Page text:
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Poll: Do you invest in real estate?

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  • #61
    The main difference with your analogy between direct RE investment and stock picking, is control. There is nothing you can do to influence the value of a stock. You buy it, and hope for the best, you hope that you identify an opportunity and eventually that thesis plays out in the market. With direct RE investment, you have control. You can improve the property, you can redevelop a property, you can restructure a lease, etc. Perhaps these aren't things that are achievable if you're a novice, and don't have the time or desire to commit to learning the industry. Again it's not for everyone, and for a lot of people, a REIT is good enough and frankly, their best option if they don't have the wherewithal or desire for direct RE investment.

    Your hotel project is probably not a great example. Hospitality assets aren't really an example of what I'm talking about. Hotels are as much of a business venture as a real estate investment. You have to build it, market it, operate it, your cash flow fluctuates based on occupancy and operations, you have a large staff, maintenance requirements etc. That's not the same thing as buying a Walgreen's or McDonalds with a 25 year absolute net lease in place where I can tell you exactly what your cash flow will be every year for the next 25 years (provided neither of them file bankruptcy in the next 25 years, which again can be fairly well underwritten), and you have zero responsibilities outside of walking to your mailbox to pick up your check every month.

    You are correct though in that the more knowledgeable one is in regards to a specific property or market, the more likely they are to see outsized returns. It's like any other venture, the better you are at something, the more money you will make. The more information you have, the easier it is to make a good decision. Again, it's not necessarily for everyone, but it's interesting how often the naysayers rarely ever seem to have any actual experience to draw their conclusion from.

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    • #62
      I don’t think the naysayers are dismissing the returns of real estate investment. Rather they tend to argue that the returns are not a free lunch: managing real estate is much different than managing a stock/bond portfolio. It takes effort; work; to some extent it becomes a business itself, even a job. It’s not just a pure investment. You even conceded that a property is not like a stock investment, where you ‘buy it and hope for the best.’ No, ‘With direct RE investment, you have control. You can improve the property, you can redevelop a property, you can restructure a lease, etc.’ This takes work. This takes time. This takes effort, and knowledge. I can also invest those resources into another industry (hey... what about medicine?) and make more than stocks, but it’s not a pure investment: it’s a business.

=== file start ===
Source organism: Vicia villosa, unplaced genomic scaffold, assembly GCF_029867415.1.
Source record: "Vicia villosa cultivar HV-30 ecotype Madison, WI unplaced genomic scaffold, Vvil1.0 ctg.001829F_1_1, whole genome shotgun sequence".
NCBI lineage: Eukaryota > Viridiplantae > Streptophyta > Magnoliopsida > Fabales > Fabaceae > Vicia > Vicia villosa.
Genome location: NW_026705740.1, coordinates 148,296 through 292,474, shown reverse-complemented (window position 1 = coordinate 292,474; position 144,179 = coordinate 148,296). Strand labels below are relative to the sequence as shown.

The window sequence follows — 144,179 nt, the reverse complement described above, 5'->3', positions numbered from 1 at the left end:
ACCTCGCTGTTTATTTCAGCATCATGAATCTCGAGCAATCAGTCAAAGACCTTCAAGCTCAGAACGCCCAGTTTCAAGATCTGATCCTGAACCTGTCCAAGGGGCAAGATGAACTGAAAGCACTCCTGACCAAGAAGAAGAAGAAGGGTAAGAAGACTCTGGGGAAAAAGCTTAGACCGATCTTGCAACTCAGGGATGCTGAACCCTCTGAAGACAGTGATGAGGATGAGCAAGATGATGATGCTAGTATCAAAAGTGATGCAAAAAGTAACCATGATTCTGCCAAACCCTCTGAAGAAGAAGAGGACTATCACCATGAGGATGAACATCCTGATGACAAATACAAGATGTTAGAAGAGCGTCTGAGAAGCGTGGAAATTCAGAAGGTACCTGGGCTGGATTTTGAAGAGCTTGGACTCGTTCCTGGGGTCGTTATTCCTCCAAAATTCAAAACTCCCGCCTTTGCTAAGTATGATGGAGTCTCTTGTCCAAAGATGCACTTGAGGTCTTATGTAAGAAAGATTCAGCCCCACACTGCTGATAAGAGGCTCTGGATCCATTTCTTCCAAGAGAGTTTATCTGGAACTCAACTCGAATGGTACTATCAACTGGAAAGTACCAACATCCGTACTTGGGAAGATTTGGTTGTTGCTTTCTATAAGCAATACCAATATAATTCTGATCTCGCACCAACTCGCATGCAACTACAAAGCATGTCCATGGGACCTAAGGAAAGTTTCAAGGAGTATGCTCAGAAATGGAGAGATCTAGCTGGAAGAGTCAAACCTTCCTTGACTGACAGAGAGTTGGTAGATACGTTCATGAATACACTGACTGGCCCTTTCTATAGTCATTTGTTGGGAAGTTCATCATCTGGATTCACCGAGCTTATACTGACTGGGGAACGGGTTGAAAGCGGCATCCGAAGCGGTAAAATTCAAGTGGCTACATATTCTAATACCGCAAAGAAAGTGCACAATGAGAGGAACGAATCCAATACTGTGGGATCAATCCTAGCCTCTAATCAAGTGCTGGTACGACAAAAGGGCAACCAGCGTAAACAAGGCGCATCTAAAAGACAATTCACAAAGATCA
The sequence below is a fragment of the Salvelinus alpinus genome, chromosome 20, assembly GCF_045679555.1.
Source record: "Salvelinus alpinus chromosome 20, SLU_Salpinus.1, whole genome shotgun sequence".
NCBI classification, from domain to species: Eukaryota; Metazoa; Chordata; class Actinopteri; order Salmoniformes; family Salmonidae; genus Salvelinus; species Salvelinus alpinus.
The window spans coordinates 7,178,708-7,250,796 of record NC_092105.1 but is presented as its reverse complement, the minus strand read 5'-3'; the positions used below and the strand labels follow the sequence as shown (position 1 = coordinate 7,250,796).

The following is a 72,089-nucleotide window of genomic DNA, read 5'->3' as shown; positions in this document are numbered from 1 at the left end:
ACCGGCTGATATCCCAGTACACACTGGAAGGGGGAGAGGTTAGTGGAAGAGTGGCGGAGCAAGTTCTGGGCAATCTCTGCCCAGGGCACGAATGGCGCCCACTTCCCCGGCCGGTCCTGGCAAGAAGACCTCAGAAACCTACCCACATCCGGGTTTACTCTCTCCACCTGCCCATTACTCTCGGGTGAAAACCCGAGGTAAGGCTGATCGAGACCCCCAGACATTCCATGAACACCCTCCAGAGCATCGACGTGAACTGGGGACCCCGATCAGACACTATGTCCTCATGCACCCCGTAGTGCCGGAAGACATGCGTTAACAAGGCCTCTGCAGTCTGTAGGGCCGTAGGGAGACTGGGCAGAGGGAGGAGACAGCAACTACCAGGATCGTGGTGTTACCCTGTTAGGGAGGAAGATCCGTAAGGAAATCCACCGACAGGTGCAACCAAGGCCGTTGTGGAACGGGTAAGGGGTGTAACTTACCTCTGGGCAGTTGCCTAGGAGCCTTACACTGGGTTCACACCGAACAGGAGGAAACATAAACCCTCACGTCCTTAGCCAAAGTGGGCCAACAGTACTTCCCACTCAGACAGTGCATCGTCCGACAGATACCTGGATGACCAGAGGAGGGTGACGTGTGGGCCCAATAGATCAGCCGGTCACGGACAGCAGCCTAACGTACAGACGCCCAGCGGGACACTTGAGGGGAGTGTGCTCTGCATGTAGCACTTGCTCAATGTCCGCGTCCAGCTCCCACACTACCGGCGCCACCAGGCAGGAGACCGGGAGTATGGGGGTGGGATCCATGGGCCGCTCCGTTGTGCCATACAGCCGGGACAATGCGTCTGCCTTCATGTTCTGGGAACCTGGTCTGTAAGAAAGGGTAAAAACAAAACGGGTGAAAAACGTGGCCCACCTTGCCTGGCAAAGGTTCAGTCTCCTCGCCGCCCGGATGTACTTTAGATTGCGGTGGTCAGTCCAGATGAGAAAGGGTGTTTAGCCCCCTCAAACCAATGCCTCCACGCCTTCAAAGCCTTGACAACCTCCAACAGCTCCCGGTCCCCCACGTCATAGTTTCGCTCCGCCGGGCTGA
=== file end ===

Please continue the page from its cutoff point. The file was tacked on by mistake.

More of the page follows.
Take your example of a WAG or MCD property. Again I ask, if it’s as simple and risk free as you say it is, wouldn’t the smart money already have moved into the market, bid up the prices of the properties, thereby diminishing the ROI? How can such an easy, low risk, high return investment persist in an efficient market, especially when the risk free rate is currently under 1% nominal (and negative in real terms)? Why haven’t private equity firms and hedge funds and endowments and foundations seized on the obvious easy money and moved en masse, closing off this lucrative opportunity for retail investors?


      Obviously if someone presented me with a low risk, low effort, high return investment I’d be all over it. So let’s partner up, we can lever up 2x rather than x and increase our ROI sixfold, rigth?

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      • #63
        Yes FIREshrink so why are they naysayers in the first place when the most successful people in our society have more of their wealth in real estate/personal business (as you made the connection) than they do in the stock market? Thumb our nose at success or learn to mimic it? They engage in all 3 revenue generating ventures for true diversification - markets, RE, personal business. Many doctors don't get their "fair share on wall street" because they settle for average returns but also because more are becoming employees rather than employers, and don't understand the fundamental value in RE investment.

        The logic: "It takes work, so don't bother." Then why do you all...work? It's less work than work. I earn more in my real estate investment annually than many of my colleagues earn working, with the add benefits of RE "business" write offs that employees don't get. I have someone manage the property for me. When I retire from my career, it will continue to give me, dollar for dollar invested, better dividends than the stock market does. I will still contribute to society by supporting those tenants that don't have the resources for the RE investment. For legacy purposes, it can support my kids if they choose to become physicians and/or business owners. The RE can be passed on to them at the stepped up tax basis at the time of our death, in addition no need to worry about the loss of the stretch IRA, no taxes are not paid on RE appreciation until sold. It has a built in stretch tax advantage - indefinitely for my kids - that you don't have with tax advantaged stock portfolios.

        Lot's of considerations beyond "it takes work". Nothing in life is free my friend. With property management, as you requested it can be a great blend of "low risk, low effort, high return investment".